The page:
Analysts have broadly welcomed the formation of a new cyber unit to coordinate responses among member states to cyber-incidents, though warn its effectiveness could be compromised by distrust toward EU bodies.
The European Commission on Wednesday laid out plans to build a new Joint Cyber Unit to coordinate responses among members states and EU bodies to the rising number of serious cyber-incidents impacting on the bloc’s public, commercial and private arenas.
The EU, like the rest of the world, has been struggling to meet the threat of what is being called “an epoch of intensifying cyber-insecurity”. In April, a range of EU institutions, including the Commission, were hit by a significant cyber-attack, part of a growing spate of brazen attacks being committed by states conducting espionage and seeking vulnerabilities, as well as criminal gangs often operating out of Russia, Iran and China.
The true scale of the problem is hard to assess, though Bitdefender’s 2020 Consumer Threat Landscape Report estimated ransomware attacks increased by 485 per cent in 2020 from the year before. So far this year, losses of over $350 million have been incurred in ransomware attacks, according to US Homeland Security Secretary Alejandro Mayorkas.
The EU’s planned Joint Cyber Unit, to be located next to the new Brussels office of the EU Agency for Cybersecurity (ENISA) and the Computer Emergency Response Team for EU institutions, bodies and agencies (CERT-EU), is an attempt to create a platform to ensure the bloc can provide a coordinated response to large-scale cyber-incidents and crises, as well as to offer assistance to member states in recovering from these attacks.
As such, it will bring together European cyber-security communities – including civilian, law enforcement, diplomatic and cyber-defence, as well as private sector partners – which it says too often operate separately. Invited participants will be asked to provide operational resources for mutual assistance within the Joint Cyber Unit.
Ultimately, the Joint Cyber Unit would allow for protocols for mutual assistance between member states and EU bodies, and for national and cross-border monitoring and detection.
The Commission said it wants to establish the unit on a phased basis over four steps, with plans for it become operational by June 2022 and fully established by June 2023.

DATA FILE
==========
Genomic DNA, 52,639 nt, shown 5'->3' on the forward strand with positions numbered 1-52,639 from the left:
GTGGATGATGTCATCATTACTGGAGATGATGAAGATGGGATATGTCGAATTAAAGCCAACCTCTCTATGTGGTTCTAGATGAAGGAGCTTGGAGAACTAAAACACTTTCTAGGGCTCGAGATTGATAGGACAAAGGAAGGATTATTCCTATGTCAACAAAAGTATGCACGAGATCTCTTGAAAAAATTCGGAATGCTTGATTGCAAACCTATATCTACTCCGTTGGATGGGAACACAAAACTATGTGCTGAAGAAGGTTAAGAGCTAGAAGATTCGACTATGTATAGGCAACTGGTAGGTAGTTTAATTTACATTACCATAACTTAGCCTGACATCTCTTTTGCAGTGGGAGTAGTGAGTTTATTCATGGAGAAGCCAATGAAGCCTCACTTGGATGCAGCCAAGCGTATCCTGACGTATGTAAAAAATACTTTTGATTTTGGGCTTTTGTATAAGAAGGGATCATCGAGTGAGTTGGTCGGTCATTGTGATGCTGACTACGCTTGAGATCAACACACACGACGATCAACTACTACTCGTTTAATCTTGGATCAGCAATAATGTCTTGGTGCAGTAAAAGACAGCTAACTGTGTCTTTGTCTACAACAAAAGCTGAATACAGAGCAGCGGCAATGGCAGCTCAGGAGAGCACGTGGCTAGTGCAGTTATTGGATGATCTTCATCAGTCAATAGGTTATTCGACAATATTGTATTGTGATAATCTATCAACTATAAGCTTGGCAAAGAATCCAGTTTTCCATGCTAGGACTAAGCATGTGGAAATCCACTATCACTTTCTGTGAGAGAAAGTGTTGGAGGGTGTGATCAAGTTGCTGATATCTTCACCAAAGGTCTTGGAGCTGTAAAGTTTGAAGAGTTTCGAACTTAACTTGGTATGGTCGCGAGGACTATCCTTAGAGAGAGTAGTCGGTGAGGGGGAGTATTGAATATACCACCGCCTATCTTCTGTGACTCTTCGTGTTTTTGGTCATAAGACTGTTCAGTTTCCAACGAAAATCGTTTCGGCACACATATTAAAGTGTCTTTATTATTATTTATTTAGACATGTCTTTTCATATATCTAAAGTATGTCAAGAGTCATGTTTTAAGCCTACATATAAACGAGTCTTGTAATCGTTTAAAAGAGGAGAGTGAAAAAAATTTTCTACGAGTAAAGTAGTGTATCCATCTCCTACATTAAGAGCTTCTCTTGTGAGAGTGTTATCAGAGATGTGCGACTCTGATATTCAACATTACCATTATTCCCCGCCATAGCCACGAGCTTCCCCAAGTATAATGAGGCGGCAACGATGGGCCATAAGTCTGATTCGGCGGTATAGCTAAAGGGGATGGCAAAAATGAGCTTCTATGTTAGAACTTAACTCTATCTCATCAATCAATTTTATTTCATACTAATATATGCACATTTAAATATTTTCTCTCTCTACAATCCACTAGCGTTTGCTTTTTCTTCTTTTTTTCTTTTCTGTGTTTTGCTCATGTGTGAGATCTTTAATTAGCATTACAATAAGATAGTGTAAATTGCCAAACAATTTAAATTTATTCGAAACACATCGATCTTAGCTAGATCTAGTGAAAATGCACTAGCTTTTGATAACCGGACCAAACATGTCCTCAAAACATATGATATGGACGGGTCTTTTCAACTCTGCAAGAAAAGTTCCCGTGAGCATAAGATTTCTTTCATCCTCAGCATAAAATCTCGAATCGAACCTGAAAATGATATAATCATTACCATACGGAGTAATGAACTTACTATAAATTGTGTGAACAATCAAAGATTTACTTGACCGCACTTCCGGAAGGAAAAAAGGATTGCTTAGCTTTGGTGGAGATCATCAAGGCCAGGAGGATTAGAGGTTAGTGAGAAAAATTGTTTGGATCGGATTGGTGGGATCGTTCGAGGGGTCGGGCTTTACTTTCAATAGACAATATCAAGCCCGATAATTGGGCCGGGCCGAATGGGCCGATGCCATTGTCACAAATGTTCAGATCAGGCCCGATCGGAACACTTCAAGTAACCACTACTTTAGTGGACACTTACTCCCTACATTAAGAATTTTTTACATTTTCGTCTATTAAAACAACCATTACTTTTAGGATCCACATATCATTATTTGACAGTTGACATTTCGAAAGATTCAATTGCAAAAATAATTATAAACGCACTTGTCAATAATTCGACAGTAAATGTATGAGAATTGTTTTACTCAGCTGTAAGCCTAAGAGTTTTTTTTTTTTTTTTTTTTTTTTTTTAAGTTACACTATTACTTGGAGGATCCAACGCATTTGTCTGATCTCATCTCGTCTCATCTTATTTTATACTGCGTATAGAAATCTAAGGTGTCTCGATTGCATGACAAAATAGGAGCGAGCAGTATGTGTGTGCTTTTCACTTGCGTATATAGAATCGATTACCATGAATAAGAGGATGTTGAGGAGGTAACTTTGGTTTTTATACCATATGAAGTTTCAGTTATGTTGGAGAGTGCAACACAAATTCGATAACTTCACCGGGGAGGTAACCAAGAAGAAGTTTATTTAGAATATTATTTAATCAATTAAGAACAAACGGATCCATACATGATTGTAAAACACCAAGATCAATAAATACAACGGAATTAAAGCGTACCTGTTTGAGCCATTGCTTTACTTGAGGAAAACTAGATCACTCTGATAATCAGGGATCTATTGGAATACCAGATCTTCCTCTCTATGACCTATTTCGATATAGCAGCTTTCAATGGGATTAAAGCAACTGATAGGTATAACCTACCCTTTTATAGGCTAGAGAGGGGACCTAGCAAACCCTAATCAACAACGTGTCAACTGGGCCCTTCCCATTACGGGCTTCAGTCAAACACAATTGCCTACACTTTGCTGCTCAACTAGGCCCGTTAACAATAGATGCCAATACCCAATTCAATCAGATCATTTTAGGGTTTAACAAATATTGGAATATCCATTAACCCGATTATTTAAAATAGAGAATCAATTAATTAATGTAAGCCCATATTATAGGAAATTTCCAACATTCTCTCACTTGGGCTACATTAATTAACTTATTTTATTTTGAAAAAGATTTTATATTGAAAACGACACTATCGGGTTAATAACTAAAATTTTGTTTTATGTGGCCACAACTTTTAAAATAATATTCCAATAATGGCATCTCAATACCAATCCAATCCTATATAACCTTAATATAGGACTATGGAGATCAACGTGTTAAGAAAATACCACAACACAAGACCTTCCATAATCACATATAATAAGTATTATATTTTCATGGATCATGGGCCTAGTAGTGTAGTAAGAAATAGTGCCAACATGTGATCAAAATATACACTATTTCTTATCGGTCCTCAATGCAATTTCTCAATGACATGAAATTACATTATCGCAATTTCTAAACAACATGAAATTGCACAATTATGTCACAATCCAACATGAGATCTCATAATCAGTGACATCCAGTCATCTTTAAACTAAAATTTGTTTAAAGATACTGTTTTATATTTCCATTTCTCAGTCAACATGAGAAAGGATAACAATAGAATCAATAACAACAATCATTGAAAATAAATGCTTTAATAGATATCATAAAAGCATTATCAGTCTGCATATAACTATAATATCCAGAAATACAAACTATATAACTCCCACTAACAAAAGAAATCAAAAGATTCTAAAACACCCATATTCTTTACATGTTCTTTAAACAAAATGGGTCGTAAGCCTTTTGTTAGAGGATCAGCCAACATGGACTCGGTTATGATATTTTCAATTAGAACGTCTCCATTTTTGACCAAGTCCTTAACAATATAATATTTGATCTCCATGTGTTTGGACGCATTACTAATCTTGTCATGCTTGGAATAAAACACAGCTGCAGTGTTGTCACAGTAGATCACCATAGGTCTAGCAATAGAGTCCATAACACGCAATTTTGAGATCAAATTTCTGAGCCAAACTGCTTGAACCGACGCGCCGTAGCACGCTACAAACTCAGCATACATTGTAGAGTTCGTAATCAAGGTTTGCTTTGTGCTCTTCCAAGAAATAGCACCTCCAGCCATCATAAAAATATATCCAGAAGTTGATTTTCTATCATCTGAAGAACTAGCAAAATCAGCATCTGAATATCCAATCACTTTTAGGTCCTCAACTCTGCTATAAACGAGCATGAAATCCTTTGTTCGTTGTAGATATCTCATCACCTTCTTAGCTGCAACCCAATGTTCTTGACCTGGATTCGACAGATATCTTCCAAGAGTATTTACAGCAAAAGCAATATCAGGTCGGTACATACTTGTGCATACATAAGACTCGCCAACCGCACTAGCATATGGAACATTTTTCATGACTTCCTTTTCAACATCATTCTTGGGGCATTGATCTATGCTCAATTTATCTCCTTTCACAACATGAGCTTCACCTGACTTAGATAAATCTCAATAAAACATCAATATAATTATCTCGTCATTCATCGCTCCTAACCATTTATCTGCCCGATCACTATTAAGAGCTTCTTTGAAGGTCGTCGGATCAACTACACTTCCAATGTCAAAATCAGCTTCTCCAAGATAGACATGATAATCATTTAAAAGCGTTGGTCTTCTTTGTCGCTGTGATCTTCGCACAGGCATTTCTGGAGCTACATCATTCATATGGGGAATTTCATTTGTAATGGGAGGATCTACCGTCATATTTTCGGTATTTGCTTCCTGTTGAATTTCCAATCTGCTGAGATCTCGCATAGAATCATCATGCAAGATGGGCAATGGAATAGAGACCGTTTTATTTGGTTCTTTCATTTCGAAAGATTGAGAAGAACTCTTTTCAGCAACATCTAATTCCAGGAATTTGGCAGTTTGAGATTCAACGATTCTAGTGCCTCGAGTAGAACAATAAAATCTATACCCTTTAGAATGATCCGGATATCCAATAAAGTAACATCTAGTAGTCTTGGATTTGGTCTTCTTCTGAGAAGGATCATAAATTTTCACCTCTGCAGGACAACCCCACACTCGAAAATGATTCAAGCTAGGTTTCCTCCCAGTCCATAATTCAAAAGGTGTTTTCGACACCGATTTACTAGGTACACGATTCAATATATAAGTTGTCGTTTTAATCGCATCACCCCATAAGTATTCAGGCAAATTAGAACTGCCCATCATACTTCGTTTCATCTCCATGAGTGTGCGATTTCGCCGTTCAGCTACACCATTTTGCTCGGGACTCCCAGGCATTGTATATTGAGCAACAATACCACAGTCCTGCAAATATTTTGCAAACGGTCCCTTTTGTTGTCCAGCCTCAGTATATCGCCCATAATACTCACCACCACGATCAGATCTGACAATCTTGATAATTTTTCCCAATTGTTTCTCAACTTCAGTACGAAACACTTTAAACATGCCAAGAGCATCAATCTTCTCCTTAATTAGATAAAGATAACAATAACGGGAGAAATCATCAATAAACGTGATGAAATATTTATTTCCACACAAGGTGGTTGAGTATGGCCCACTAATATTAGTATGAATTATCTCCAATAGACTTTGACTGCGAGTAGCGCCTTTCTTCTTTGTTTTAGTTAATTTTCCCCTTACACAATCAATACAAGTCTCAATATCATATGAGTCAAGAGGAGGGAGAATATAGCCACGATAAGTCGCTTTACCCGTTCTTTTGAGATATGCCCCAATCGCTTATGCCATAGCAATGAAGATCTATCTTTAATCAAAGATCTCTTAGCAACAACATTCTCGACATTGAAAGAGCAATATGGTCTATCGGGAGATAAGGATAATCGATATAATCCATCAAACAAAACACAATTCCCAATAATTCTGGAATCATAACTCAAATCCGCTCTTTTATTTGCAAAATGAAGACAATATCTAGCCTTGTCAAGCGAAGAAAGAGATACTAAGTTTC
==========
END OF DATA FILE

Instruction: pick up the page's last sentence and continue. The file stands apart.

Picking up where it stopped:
“We need to pool all our resources to defeat cyber-risks and enhance our operational capacity,” Margaritis Schinas, vice-president of the Commission, told a press conference.
The move was broadly welcomed by cyber-security analysts, who said that if the purpose of the Joint Cyber Unit is to have a pool of IT experts which can be thrown into the frontline of cyber-warfare, then it is a positive move.
However, Marcin Zaborowski, Policy Director of GLOBSEC’s Future of Security Programme, warns that the new agency risks becoming like the EU Battlegroups in security and defence, which were formed in 2005 but have remained on standby ever since because there was never a time when all EU members states could agree on their deployment. “I am worried you might have the same thing here, that the rules of engagement will mean it is unable to get the unanimous agreement from all member states,” he tells BIRN.
He cites this week’s cyberattack on Poland’s top politicians and officials, which Jaroslaw Kaczynski, Poland’s chairman of the Committee for National Security and Defence Affairs, said in a statement was “wide-ranging” and carried out from the territory of the Russian Federation.
Aside from continuing confusion over whether this was actually an external attack or merely sloppy internet security by key officials, there remains the question over to what extent a Eurosceptic government like Poland would be prepared to give EU bodies like the new Joint Cyber Unit access to very sensitive, privileged national information.
“I would like to see tasks of the Unit drawn up that are truly workable and practicable, and areas of operation where the EU member states do feel comfortable. If it tries to get into things that are easily blocked by member states because they do not want to share information, then you have an announcement of the Unit but nothing more than a policy,” Zaborowski says.
Jonathan Terra, a Prague-based political scientist and former US diplomat, cautioned that being very public about ramping up and coordinating your ability to respond may, paradoxically, provoke more attacks than otherwise might have happened.
“Hackers, especially those doing covert state work, will attempt to defeat any new measures to show that they can act at will. Then as the cooperative ‘EU cyber-response’ mechanism goes into action, and damage assessment takes place, it will become clear that the key to dealing with this threat is to have a strong deterrent, which the EU doesn’t really have as an independent unitary actor,” he says.